America votes: The electoral road to the White House
Published Tuesday, November 6, 2012 6:00AM EST
Last Updated Tuesday, November 6, 2012 9:42PM EST
As Americans cast their ballots, the complex U.S. electoral system that could see a candidate win the popular vote -- but lose the White House -- has been thrust into the spotlight.
In the countdown to election day, much of the attention has shifted to the U.S. electoral college – a system of voting established by the founders of the U.S. Constitution.
Many outside observers of U.S. politics may not realize that Americans do not vote directly for a president. Instead, they vote for chosen officials known as electors, who in turn vote for a presidential ticket.
It’s a very different process from a Canadian federal election, in which voters choose a Member of Parliament to represent them in the House of Commons, putting in power the party with the most seats.
Who are the electors and how does the electoral college work?
Electors may be state-elected officials, party leaders or people who are closely affiliated with a presidential candidate. Depending on the state, electors can be nominated at a party convention or by a vote of the party’s central committee. The number of electors is proportional to each state’s population, so the country’s most populous state, California, gets 55 electoral votes while smaller states like Wyoming and Delaware get only three electoral votes each.
The electoral college currently has 538 electors. A candidate needs 270 electoral votes to win the presidency.
How is the president elected?
Almost every state awards its electoral votes to the statewide winner. Maine and Nebraska are the exceptions, where two electoral votes are given to the overall winner and the rest are allocated by congressional district.
In each party’s strongholds, the process is largely irrelevant. States like California and New York are expected to go to the Democratic candidate while Texas and Alabama, for example, are staunchly Republican.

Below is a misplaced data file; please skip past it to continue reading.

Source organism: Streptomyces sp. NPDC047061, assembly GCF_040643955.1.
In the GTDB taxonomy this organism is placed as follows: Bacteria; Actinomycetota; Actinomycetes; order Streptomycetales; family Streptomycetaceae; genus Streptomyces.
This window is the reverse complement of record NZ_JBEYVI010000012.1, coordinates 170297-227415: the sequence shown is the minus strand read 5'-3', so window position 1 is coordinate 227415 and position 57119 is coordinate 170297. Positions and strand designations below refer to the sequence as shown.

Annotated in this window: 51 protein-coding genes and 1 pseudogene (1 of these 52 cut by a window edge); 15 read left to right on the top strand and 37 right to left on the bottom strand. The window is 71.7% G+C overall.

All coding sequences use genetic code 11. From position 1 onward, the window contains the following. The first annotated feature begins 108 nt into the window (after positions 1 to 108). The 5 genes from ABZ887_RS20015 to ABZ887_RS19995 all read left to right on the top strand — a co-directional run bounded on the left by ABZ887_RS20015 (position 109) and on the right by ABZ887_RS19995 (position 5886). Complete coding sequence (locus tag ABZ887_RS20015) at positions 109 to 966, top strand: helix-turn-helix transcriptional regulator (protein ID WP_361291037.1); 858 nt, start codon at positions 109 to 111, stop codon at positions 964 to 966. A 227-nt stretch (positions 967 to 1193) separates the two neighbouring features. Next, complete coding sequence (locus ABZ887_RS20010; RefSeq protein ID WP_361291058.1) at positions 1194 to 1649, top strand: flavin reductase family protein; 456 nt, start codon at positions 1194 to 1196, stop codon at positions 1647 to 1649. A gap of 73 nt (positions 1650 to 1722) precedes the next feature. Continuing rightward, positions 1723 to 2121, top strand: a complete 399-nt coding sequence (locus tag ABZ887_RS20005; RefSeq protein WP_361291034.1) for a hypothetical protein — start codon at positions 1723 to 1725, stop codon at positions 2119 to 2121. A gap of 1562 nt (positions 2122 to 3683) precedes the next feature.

But every ballot counts in swing states like Ohio and Florida, where voters can be swayed on key issues and shifting demographics can turn a blue state red and vice versa. Both Romney and Obama have spent a great deal of time and resources on hotly contested battlegrounds, which also include Colorado, Iowa, Wisconsin, Virginia and New Hampshire.
After voters cast their ballots, electors typically meet in December in their respective states to formally vote for president and vice president. Those ballots are officially tallied in early January and the president is sworn in on Jan. 20.
Can a candidate win the popular vote but still lose the election?
Yes. It happened to Democratic candidate Al Gore in 2000, who had a slight advantage over Texas Governor George W. Bush in the popular vote, but came up short with 266 electoral votes compared to Bush’s 271. Florida’s 25 electoral votes went to Bush after a controversial recount and the involvement of the U.S. Supreme Court.
If neither candidate gets a majority of electoral college votes, the House of Representatives elects the president.
Some last-minute polls released over the weekend suggested that Obama is on the road to win the necessary 270 electoral college votes, with narrow victories in several swing states. But Romney’s campaign said its own figures suggested the opposite. For weeks, the two candidates were in a statistical tie, according to various surveys.
Four new Ohio polls, released on Monday, indicated that Obama has a slight edge over Romney in the crucial state. No Republican has entered the White House without winning in Ohio.
Some of the surveys suggested that Obama’s response to Hurricane Sandy, which devastated parts of New Jersey and New York, gave him the necessary boost ahead of election day. But the struggling U.S. economy remains one of the president’s biggest obstacles.
No president since Franklin D. Roosevelt has been able to win a second term while the unemployment rate was 7.4 per cent.
With files from The Canadian Press